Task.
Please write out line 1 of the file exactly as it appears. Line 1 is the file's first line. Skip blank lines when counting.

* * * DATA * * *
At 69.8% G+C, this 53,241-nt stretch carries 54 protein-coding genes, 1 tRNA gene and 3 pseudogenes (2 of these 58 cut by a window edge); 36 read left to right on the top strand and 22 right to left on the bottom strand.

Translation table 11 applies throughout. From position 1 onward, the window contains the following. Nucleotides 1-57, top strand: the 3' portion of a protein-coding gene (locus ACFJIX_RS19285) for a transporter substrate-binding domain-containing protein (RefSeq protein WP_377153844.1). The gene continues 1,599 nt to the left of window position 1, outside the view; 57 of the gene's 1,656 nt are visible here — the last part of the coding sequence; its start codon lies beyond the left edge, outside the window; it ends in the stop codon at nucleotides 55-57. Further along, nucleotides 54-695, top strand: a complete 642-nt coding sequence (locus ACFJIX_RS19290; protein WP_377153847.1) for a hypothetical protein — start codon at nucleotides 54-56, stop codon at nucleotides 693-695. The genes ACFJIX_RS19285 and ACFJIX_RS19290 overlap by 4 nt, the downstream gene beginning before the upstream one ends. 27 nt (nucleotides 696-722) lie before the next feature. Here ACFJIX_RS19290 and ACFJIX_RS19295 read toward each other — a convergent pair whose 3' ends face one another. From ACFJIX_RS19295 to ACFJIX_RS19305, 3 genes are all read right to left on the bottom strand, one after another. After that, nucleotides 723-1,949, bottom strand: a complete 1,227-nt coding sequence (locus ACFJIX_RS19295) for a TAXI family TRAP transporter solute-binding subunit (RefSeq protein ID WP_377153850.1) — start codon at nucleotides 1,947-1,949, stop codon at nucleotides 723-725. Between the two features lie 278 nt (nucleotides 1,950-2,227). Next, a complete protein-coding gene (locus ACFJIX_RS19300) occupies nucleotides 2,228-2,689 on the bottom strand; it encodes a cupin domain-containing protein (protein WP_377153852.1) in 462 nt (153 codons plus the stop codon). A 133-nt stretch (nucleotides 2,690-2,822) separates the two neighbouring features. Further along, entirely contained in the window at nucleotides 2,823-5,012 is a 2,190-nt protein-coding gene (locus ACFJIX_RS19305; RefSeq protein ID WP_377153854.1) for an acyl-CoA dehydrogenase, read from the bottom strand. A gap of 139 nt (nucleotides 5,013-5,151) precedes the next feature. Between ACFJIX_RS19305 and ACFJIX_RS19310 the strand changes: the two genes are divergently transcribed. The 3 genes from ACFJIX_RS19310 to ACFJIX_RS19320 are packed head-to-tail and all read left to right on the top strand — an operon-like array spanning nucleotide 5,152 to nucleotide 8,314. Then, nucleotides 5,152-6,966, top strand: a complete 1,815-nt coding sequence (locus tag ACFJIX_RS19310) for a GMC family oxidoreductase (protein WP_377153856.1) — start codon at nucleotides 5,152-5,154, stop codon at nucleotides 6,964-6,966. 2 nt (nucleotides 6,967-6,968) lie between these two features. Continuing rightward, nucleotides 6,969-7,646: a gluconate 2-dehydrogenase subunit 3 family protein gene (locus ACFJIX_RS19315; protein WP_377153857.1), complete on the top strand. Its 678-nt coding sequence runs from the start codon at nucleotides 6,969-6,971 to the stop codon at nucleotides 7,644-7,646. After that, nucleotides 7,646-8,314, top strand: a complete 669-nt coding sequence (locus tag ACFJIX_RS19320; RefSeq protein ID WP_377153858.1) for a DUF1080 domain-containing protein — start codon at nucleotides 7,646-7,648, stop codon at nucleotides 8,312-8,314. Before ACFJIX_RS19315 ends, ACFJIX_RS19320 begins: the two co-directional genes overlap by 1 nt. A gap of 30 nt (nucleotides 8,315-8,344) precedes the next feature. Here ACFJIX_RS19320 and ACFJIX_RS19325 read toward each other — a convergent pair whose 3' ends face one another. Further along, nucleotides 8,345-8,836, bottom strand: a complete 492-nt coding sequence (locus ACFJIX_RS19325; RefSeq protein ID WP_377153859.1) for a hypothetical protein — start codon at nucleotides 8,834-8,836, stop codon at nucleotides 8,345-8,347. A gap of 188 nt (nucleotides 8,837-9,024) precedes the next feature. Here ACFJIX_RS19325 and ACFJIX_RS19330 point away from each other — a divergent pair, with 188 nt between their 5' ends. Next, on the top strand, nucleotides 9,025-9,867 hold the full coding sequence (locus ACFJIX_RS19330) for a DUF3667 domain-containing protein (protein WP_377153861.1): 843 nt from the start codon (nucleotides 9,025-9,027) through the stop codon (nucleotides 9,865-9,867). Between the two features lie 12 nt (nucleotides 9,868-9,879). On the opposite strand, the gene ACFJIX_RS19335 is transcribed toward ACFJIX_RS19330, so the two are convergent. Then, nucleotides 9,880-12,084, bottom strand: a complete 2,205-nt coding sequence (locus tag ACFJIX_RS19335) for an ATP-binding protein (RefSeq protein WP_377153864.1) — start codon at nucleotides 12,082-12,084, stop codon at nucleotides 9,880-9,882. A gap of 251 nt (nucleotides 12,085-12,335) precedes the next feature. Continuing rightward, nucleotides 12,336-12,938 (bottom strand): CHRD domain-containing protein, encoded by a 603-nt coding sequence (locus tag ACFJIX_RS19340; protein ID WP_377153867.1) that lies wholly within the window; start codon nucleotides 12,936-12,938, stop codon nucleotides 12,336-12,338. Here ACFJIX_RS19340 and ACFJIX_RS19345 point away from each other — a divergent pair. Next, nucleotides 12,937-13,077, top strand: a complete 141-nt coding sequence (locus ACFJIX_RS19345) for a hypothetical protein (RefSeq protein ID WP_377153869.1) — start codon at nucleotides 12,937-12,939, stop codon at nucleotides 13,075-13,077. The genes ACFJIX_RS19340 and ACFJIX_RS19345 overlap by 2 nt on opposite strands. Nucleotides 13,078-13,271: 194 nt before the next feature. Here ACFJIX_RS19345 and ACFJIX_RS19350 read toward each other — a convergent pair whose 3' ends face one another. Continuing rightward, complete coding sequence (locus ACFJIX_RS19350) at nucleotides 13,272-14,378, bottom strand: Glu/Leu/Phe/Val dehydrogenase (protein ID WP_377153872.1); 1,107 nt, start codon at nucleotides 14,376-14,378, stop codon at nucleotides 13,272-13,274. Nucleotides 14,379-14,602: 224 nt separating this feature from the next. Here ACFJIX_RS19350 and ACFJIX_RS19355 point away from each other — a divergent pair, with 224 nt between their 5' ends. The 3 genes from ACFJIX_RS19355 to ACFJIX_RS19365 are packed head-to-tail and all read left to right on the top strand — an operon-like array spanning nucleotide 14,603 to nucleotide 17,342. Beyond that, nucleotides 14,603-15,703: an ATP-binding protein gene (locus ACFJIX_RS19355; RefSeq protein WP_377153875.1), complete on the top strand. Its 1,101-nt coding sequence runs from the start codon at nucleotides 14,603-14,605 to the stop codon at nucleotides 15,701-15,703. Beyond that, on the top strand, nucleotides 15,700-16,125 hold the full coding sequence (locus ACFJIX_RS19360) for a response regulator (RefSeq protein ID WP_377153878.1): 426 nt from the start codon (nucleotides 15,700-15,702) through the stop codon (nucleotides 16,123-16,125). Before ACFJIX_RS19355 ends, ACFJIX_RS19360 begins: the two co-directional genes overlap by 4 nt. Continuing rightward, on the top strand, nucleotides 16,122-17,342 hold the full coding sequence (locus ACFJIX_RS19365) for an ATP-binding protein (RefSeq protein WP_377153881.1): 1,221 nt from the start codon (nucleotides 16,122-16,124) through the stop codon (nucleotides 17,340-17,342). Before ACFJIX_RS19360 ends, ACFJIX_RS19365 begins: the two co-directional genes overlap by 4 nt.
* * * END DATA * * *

At 69.8% G+C, this 53,241-nt stretch carries 54 protein-coding genes, 1 tRNA gene and 3 pseudogenes (2 of these 58 cut by a window edge); 36 read left to right on the top strand and 22 right to left on the bottom strand.